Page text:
Dr. Browne's talk tonight is titled "Not All Words are Created Equal" and will introduce the audience to the efficiency of the NGSL in helping 2nd language learners forward as well as to the many online NGSL resources. The event will be streamed live from 6-9:30PM Tokyo time on Oct 10, 2016 via the following link. The talk can be seen on YouTube here.
For those of you who missed Vocab@Vic in Dec 2013 (one of the best 2nd language acquitision vocabulary conferences ever held!), I have good news: the next one will be held on Sept 12-14, 2016 at Meiji Gakuin University in downtown Tokyo. We've already set up a website with basic information on the conference with much more to follow soon...
EnglishCentral uses authentic videos and spaced-repetition video flaschards to help contextualize the learning of important high frequency and special purpose vocabulary. Both the NGSL and NAWL word lists were recently added as courses which teachers can assign to their students. Link to the main website is here. The NGSL, NAWL and many other vocabulary centered courses can be found by using the "Browse/Course" pulldown and looking at the vocabulary courses listed in the "Skills" section
The day after the ER Conference, a 1-day faculty development conference was also held at Feng Chia University, where the NGSL and NAWL will be implemented on a program wide basis from this fall. Great, innovative group of teachers and great program!
Thu I am off to Taiwan to give my second conference keynote in 2 weeks, this time at an Extensive Reading Conference held at Feng Chia University. I will be speaking on the symbiosis between the intentional learning of high frequency vocabulary via flashcards and the incidental learning that occurs via graded extensive reading. Big thanks to Michael McCollister for arranging this!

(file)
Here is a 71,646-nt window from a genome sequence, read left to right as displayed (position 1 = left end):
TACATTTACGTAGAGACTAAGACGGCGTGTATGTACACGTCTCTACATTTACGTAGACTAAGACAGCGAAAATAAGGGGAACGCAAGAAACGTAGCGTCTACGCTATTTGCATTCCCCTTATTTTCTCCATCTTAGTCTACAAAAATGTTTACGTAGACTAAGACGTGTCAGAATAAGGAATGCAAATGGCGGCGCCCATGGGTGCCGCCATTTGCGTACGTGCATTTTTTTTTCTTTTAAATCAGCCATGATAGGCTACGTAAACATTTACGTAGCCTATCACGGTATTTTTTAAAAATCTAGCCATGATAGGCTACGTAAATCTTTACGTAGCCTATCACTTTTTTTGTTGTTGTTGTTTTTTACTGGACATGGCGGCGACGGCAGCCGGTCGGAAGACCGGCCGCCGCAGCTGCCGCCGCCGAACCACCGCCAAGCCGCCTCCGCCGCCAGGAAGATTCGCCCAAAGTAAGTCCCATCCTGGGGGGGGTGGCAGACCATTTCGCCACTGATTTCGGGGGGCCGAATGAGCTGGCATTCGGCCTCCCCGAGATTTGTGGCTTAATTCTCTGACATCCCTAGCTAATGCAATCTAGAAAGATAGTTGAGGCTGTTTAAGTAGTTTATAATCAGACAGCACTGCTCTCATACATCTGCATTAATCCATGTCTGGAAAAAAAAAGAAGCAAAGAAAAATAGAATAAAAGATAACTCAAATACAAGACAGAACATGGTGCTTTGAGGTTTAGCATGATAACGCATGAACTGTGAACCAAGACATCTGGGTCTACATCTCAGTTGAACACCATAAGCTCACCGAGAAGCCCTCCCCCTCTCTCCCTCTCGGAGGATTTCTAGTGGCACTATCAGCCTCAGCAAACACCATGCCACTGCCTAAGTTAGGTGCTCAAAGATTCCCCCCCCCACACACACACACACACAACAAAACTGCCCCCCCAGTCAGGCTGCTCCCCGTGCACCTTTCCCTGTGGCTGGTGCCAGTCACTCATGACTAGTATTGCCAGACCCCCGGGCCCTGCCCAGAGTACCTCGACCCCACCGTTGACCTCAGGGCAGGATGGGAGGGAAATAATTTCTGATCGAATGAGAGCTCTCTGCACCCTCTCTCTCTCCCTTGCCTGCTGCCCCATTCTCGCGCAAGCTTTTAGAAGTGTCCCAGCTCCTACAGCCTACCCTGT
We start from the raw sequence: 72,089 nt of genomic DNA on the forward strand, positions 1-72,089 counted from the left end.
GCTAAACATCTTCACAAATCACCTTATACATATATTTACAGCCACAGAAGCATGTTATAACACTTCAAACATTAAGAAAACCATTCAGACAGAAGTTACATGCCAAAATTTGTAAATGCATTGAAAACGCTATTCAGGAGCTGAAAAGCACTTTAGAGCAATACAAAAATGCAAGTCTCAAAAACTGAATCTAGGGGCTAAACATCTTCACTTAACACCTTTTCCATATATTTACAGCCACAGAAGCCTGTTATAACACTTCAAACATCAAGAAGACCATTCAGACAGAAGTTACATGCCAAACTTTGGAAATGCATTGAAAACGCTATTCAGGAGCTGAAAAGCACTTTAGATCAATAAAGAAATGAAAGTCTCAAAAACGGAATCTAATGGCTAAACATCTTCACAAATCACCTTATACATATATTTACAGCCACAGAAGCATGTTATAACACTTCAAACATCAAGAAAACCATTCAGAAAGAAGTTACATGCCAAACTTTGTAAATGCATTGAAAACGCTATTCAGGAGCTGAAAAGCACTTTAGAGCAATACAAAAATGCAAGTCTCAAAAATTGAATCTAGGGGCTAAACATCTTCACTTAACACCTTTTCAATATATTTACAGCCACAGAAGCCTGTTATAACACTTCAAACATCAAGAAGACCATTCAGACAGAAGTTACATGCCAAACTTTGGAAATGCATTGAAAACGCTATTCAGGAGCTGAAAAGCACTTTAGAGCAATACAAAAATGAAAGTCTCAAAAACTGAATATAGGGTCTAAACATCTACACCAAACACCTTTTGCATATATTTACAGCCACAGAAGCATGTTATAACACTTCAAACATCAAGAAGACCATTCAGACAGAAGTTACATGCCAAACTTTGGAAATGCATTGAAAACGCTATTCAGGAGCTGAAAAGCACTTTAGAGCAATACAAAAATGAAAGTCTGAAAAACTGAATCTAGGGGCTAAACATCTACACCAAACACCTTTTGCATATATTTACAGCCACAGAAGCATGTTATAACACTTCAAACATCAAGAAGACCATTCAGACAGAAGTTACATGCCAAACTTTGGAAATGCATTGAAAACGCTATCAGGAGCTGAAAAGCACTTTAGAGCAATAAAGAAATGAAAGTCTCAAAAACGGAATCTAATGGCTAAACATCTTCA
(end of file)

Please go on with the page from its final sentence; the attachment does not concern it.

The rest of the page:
Looking forward to giving one of the Keynote addresses this weekend at the 2015 ICEE Conference (International Conference on English Education) in Taipei. I will be speaking on the NGSL and NAWL. Conference link is here (http://www.afl.usc.edu.tw/news/news.php?Sn=409)
A big thanks to Dustin Tower at Western Illinois University who noticed that although we put up the NGSL word list on the free Memrise.com flashcard website, we had not yet gotten around to doing the same for NAWL word list. He took it upon himself to use all our free downloads of the list and definitions to make the effort put up the NAWL for everyone to use. Here is the link: http://www.memrise.com/courses/english/?q=NAWL
NGSL Builder 日本語版, the Japanese version of our free NGSL iPhone app, was just released this morning. It is a simple, spaced-repetition flashcard app that allows learners to work on the words in 100 word bands by frequency and brings to 8, the number of free flashcard apps we have for you (similar apps in English and Japanese for the old GSL and AWL word lists as well as our new NGSL and NAWL word lists). We are currently working on Android versions with a simple LMS so stay tuned! Link to app in iTunes store is here.